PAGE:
Is Anyone Listening to You?
Have you ever had the feeling that no matter what you say or how you say it, you might as well be speaking in an obscure foreign language, because no one even seems to be aware that your mouth is moving?
This feeling can manifest itself in many different contexts. Parents of young children are certainly familiar with the phenomenon. It’s especially acute in bi-lingual households. The conventional wisdom is that to raise bi-lingual children, the ideal case is that one parent consistently speaks only one language, and the other parent only speaks the second language. The child, or children, will at some point switch back and forth effortlessly between the first and second tongues.
(While true, this also involves a “Tower of Babel” stage in which no one in the family seems to be speaking any common language.)
This is also a common occurrence in the workplace, especially in organizations which — like so many in China — have a lot of meetings. And there are, let’s face it, some organizations in China which have an incredible number of long, boring meetings. This is perfectly OK with me, as long as I am not required to attend them.
I hate excessive meetings, especially of the non-productive kind where someone up at the podium is reading page after page of achievements and statistics, and people in the rest of the room are hypnotized by the screens of their mobile devices. Like zombies. This is what I call a “Zombie Meeting.”
I had a teacher in high school who was brilliant but had quite a temper. If a student was goofing off or did something which required a disciplinary intervention by the teacher, the teacher would multiply the elapsed “wasted” time of the incident and ensuing lecture (e.g. 15 minutes) by the number of people in the room (e.g. 21 students plus one teacher), and proclaim that so-and-so had just wasted 5 ½ hours of our time. He had a point.
Using this metric,calculating the total collective time wasted by very large boring meetings (VLBMs)in China could involve significant chunks of the calendar.
I’m not saying meetings are not important, but there is a huge different between a productive meeting and a Zombie Meeting. One big difference in outcome is that a well-organized meeting can motivate the people in the room, whereas a Zombie session has the opposite effect, taking the wind out of peoples’ sails, sending them out of the room in a daze, albeit with a slight sense of relief, akin to those involved in a successful prison break.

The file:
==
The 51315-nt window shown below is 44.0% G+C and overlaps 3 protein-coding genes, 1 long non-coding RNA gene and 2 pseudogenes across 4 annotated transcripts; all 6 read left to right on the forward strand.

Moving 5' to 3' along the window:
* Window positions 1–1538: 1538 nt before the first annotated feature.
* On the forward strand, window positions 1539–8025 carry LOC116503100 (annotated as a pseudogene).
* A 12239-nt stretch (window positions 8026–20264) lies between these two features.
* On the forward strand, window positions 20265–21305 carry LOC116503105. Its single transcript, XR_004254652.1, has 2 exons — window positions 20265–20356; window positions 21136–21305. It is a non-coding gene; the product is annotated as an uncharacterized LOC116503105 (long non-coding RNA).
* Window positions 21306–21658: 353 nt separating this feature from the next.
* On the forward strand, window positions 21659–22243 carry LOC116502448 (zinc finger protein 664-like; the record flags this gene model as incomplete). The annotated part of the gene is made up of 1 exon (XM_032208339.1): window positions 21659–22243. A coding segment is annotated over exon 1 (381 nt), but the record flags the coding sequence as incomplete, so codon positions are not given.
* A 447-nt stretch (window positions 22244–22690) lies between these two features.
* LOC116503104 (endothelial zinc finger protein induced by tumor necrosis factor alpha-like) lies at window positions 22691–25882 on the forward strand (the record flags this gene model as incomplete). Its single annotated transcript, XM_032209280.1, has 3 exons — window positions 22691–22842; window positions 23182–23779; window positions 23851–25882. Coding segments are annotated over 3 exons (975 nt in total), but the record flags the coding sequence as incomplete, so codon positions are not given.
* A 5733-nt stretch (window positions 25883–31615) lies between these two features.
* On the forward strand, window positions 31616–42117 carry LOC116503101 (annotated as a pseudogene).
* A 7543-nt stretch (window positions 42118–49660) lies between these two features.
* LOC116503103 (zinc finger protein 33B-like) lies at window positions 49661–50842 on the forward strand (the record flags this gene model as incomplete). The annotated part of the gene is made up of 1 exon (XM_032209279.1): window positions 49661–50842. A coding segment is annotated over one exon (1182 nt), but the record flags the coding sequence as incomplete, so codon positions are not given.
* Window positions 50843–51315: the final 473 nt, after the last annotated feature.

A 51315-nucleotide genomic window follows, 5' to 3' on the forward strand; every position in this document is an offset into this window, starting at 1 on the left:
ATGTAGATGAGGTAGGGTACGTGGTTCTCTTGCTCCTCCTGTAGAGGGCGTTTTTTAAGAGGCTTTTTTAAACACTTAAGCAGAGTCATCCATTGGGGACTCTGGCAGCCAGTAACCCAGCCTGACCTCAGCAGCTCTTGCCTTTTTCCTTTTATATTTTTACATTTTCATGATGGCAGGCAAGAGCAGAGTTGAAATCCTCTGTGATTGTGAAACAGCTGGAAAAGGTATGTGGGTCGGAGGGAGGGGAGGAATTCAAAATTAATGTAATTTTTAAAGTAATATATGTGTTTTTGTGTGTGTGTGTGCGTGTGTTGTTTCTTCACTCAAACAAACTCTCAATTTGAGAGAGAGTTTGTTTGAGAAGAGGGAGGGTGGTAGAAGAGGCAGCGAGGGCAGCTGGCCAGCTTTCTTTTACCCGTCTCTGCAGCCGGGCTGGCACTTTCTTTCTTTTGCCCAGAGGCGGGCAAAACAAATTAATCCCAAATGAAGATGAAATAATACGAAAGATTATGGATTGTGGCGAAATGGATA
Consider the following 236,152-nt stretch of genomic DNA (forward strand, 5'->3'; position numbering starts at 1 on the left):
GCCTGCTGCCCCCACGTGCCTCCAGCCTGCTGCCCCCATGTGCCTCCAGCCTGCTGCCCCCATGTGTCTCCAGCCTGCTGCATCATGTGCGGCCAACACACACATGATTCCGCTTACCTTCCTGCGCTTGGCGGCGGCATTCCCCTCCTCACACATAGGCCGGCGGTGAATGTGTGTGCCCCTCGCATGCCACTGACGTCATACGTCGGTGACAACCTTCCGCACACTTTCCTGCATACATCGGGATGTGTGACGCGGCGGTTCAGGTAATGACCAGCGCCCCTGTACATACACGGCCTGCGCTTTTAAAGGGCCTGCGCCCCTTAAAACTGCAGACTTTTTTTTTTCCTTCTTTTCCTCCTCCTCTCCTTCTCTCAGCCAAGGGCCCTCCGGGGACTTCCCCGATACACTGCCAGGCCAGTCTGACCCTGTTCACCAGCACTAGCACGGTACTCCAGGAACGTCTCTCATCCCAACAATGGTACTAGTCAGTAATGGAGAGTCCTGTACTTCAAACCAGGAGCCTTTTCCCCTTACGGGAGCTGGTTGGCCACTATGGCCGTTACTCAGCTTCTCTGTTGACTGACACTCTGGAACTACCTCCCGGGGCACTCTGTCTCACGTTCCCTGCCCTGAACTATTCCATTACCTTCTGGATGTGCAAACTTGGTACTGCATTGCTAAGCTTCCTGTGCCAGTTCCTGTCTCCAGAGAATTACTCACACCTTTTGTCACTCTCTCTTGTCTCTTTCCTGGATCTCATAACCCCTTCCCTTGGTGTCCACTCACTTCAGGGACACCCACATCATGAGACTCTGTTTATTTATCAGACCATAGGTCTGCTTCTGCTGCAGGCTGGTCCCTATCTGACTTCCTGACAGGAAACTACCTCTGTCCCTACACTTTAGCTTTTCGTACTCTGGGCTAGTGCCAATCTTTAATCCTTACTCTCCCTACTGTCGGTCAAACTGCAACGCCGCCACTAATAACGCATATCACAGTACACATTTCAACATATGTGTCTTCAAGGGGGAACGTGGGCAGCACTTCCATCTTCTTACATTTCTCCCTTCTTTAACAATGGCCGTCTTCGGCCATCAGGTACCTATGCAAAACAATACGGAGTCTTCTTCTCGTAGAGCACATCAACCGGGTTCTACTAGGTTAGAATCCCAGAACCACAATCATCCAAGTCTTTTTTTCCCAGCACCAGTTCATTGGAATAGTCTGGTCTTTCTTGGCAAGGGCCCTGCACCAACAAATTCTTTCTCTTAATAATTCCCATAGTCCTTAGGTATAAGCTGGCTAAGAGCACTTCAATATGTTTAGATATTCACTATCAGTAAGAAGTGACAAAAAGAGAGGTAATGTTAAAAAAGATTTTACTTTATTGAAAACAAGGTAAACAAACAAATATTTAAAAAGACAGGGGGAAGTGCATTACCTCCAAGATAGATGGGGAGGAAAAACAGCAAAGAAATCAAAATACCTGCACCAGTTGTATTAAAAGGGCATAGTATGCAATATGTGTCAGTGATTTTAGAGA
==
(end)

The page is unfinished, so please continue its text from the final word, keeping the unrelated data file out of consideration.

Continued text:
Meetings are an embedded part of organizational culture. This is not easy to change unless leadership can be sold on the idea of improved results through better, shorter, more effective meetings.
In my own organization and through involvement withvarious boards of much larger ones, I’ve learned a few simple rules for running effective meetings.
Let people know in advance that the meeting will start promptly at the scheduled time, and follow through accordingly. If people are late, that’s their problem. Don’t make the majority pay for the lateness of a handful of people.Announce the closing time when you announce the starting time, and conclude the meeting on time.
Provide participants at least a basic agenda in advance, especially if any audience participation is welcome (which is usually desirable as a general rule of thumb; otherwise why have a meeting?). Give people a chance to think and prepare in advance.
If you are chairing or directing the meeting, try to incorporate some appropriate humor into your opening comments to break the ice, and get the audience relaxed.
Recently my brother Bob told me about a situation he had encountered at a previous employer. In departmental meetings, there was always one individual — who happened to be very smart and very articulate — who would dominate the question and answer and discussion part of every meeting. The boss didn’t discourage this, and the rest of the group deferred to this guy’s bright ideas and aggressive style. Over time, the meetings evolved into a virtual dialogue between the boss and this one individual.
As the chair of the meeting, it’s very important that you find ways to encourage rather than discourage participation and dialogue. Some people tend to be quiet and won’t speak up without encouragement and coaxing.Quiet people are just as capable as talkative ones of coming up with bright ideas and perspectives. A well-run meeting will help bring these ideas out.
Some meetings require the presentation of data, which can be greatly enhanced by the use of appropriate audio-visual aids. PPTs are also frequently mis-used, however, to the detriment of the meeting’s effectiveness. The best example of a very bad way to use PPT is to put the speaker’s entire comments on the slides. He or she then reads them out word by word, line by line, slide by slide. The effect is the same as slipping sleeping pills into the drinking water.
This is a matter of personal style to some extent, but I tend to use PPTs very sparingly. If you think about what you really remember from that meeting way back when, it’s more often than not a story or anecdote rather than a chart or graph.
Also, although this is also a cultural issue, it is commonplace in international meetings for the chair to ask the audience to disable the ring tones on their mobile devices. Like “No Smoking” signs, this practice is embraced somewhat inconsistently in China, but I think it is an inevitable result over time, out of simple politeness.
As for the question of whether anyone is listening to you or not, the answer is also part of running an effective meeting : making regular eye contact with your audience. If you do this, you’ll enhance engagement and your own sense of how focused your audience is. The answer to the question will be clear.
Down with Zombie Meetings!
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